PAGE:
River maps: How they can keep you safe (and entertained) on your next paddle trip

River maps: How they can keep you safe (and entertained) on your next paddle trip

You might be asking yourself, “what’s a river map”, and “why should I get one?”  Maps of local waterways are usually available at local paddle shops, online, or at visitor centers. If a stretch of water is popular enough, the city might publish a map and have it readily available for floaters. Sometimes entire books are made dedicated to mapping out all the stretches of water in a municipality, region or state. Having a map of the stretch of water you want to navigate can be invaluable – and here’s why…

-1- Identifying Hazards

Maps focused on river and lake features will point out hazards and outline where rapids are. Types of hazards include dams or weirs, log jams, riverwide logs, house rocks, sieves and rapids too dangerous to navigate. For rapids, these maps will outline precisely where they are, rate them from I-IV, and give necessary beta for navigating them. Maps are also useful for planning on the river – looking at mileage and distance you can calculate how far you might be from an upstream hazard, and how soon you might come upon it. 

-2- Portage

If you can identify river wide hazards from up-to-date maps, you can use the map to identify eddies up river of the hazard in order to portage or scout. If the water is moving swiftly, knowing what eddy you want to catch (on what side of the river) before the hazard is a helpful strategy for avoiding danger and possible capsize. The map may also indicate a developed portage route or trail – an on shore path around the hazard.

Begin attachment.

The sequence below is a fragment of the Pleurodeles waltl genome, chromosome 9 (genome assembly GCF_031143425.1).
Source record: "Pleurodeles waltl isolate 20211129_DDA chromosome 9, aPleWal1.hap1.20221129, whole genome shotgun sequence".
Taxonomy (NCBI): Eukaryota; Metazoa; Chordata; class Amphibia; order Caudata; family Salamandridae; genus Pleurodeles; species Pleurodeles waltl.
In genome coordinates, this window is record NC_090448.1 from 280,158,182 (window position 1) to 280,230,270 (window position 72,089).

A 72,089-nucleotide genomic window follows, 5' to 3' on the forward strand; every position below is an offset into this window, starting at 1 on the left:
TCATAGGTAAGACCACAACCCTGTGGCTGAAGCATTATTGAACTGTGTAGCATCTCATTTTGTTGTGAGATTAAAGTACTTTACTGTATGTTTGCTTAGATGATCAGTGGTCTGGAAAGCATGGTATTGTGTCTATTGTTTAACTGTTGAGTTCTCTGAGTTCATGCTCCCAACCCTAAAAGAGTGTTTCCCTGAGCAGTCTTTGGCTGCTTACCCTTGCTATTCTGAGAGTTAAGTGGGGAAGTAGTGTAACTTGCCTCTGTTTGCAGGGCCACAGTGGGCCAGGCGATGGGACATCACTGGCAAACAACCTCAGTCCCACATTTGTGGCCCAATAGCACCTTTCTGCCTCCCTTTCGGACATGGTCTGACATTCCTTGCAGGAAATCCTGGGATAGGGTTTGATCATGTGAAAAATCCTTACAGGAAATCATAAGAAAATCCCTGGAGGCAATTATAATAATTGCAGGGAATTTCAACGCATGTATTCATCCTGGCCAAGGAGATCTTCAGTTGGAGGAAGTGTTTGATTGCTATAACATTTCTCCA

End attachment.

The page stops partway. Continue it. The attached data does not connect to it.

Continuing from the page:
-3- Finding Camp

Many river and lake maps will indicate campsites. Sometimes from the water it can be difficult to tell where the campsites are. Having them plotted on the map helps you keep alert and looking as you travel downstream. While most river camping is as primitive as it gets, in more trafficked zones maps often supply details on the amenities of the site. Drop toilets, shade, picnic tables, flat spots for setting up tents and number of people the site can accommodate are some of the features indicated. 

-4- Notes on natural history

Reading snippets and details of the ecology, geology, fora and fauna of the waterway you’re navigating can really add another dimension to your adventure. In particular, doing this from home in the evenings weeks before a trip help me start my expedition from the comfort of my own home. Excerpts can also include mining, trading, homesteading and Native American tidbits. 

– 5- Help in an emergency

There are elements on a river map that you may not find useful until you are in an emergency. For example, if someone is bitten by a rattlesnake or a medical evacuation is necessary, you may need to find the closest town to access a phone or car – this is easy if you have a river map. Perhaps your vessel punctures, you don’t have a patch kit and you need to hike out – the map can show you the best route (railroad tracks, an old forest service road or hiking a trail along the river.) 

There are unlimited uses and reasons to have a map of the section of water you are navigating. Get one if you can and keep the maps from all your excursions in a collection for future reference, and as a library for river friends to barrow from (in exchange for adult beverages). 

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